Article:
Road closed sign

When the forecast calls for heavy rain, Helen Lekavich braces for the worst.

“You don’t go to sleep. You set your alarm. You continuously wake up,” she says. “You get in your car in the middle of the night. You drive to see what is it doing? How close is it coming?”

Lekavich lives in Midlothian, Illinois, downhill from a small creek that overflows during heavy rain. Fast, rushing water inundates yards and homes.

“It’s terrifying,” she says. “At one point it heaved my three-car garage off the ground. … It has heaved all of my landscaping, the bushes.”

She says Midlothian has always had a problem with flooding, but it’s gotten much worse in recent years.

'We're getting one- and two-inch rains in an hour and a half. That's something that didn't used to happen.' Click To Tweet

“We have extreme, fast rains. We’re getting one- and two-inch rains in an hour and a half. That’s something that didn’t used to happen,” she says.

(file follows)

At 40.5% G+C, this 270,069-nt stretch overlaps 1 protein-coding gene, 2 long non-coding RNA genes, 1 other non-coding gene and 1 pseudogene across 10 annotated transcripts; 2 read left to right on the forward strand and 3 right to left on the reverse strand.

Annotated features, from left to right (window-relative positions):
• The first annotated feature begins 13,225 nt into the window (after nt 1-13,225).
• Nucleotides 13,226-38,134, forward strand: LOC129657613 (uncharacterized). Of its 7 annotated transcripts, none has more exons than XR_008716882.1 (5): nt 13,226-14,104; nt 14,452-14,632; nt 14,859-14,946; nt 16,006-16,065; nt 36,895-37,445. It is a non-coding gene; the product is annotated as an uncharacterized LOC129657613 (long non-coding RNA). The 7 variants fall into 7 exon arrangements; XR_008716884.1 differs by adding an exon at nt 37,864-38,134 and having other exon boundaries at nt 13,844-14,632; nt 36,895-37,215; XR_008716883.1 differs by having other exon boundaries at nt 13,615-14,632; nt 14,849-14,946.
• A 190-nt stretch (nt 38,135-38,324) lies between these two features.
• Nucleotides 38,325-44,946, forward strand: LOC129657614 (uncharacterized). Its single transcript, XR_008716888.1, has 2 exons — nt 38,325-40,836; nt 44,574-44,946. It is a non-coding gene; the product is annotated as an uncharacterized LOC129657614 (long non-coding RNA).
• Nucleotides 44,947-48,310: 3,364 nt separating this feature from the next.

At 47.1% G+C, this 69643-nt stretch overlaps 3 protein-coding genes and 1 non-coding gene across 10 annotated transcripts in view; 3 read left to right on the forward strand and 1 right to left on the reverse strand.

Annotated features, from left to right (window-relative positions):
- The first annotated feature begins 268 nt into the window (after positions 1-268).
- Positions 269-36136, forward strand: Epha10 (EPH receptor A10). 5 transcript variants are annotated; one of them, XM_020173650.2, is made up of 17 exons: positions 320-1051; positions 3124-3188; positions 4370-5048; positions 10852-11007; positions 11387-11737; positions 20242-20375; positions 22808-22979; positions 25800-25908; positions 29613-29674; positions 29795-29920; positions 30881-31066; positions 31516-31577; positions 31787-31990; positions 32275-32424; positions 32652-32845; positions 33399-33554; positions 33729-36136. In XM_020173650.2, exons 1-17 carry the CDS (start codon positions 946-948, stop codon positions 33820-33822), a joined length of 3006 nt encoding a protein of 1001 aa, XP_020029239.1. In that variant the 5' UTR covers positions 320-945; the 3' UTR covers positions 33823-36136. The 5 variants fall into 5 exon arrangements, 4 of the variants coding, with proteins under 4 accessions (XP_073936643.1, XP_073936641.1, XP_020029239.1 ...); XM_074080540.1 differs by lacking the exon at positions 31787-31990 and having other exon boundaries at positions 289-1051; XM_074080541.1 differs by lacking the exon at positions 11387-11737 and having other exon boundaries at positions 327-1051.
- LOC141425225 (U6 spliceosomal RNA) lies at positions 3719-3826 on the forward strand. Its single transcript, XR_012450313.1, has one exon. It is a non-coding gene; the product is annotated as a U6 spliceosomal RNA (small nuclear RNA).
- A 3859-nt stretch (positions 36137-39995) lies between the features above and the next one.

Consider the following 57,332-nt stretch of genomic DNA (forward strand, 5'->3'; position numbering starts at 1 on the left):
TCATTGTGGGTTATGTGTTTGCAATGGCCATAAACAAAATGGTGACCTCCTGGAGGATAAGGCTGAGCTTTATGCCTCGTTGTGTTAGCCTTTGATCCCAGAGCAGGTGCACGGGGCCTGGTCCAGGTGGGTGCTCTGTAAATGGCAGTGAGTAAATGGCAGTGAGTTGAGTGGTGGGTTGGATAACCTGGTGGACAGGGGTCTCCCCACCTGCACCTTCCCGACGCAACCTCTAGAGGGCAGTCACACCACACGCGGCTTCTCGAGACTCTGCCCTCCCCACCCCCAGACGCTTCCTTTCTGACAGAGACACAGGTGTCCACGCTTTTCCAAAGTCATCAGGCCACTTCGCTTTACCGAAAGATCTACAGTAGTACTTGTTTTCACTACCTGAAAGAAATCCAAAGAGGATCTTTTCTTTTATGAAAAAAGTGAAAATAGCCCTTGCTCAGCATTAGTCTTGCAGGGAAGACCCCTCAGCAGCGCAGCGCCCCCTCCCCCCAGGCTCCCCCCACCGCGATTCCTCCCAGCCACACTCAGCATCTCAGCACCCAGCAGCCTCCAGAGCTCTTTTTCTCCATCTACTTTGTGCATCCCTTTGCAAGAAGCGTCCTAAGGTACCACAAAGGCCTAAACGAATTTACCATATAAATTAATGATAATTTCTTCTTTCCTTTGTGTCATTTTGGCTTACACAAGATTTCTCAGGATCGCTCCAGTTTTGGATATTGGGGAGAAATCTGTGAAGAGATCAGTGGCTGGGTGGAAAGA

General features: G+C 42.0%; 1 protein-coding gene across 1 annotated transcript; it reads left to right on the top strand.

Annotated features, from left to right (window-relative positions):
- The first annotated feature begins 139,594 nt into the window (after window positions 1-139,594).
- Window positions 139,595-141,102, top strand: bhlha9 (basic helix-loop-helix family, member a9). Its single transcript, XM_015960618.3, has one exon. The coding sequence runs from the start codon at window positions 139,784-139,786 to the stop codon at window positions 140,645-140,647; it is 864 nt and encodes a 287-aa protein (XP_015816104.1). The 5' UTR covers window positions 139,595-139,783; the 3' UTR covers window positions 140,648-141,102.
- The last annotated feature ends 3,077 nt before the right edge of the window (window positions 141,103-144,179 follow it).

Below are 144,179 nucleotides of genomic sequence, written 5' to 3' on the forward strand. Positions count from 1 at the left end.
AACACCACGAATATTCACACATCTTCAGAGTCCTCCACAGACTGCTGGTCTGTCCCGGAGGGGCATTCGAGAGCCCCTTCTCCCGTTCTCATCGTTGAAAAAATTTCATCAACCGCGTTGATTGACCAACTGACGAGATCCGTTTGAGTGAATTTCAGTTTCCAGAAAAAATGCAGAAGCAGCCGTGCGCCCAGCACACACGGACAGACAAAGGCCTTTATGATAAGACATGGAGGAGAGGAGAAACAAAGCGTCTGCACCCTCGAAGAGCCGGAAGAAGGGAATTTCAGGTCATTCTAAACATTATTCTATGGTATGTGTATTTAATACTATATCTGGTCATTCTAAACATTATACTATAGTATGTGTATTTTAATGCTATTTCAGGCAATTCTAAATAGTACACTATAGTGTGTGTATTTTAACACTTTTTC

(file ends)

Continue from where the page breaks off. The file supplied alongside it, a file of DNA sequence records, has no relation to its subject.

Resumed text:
Lekavich leads a group of residents fighting for flood relief. Largely because of their efforts, the region’s stormwater management agency is now spending about $8 million to widen the creek channel, enlarge culverts, and divert stormwater.

It’s progress, but Lekavich says it does not fully solve the problem. Many homes could still flood when the most intense rains strike. So as weather grows more extreme, the risks remain.

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Reporting credit: Sarah Kennedy/ChavoBart Digital Media.

Topics: Weather Extremes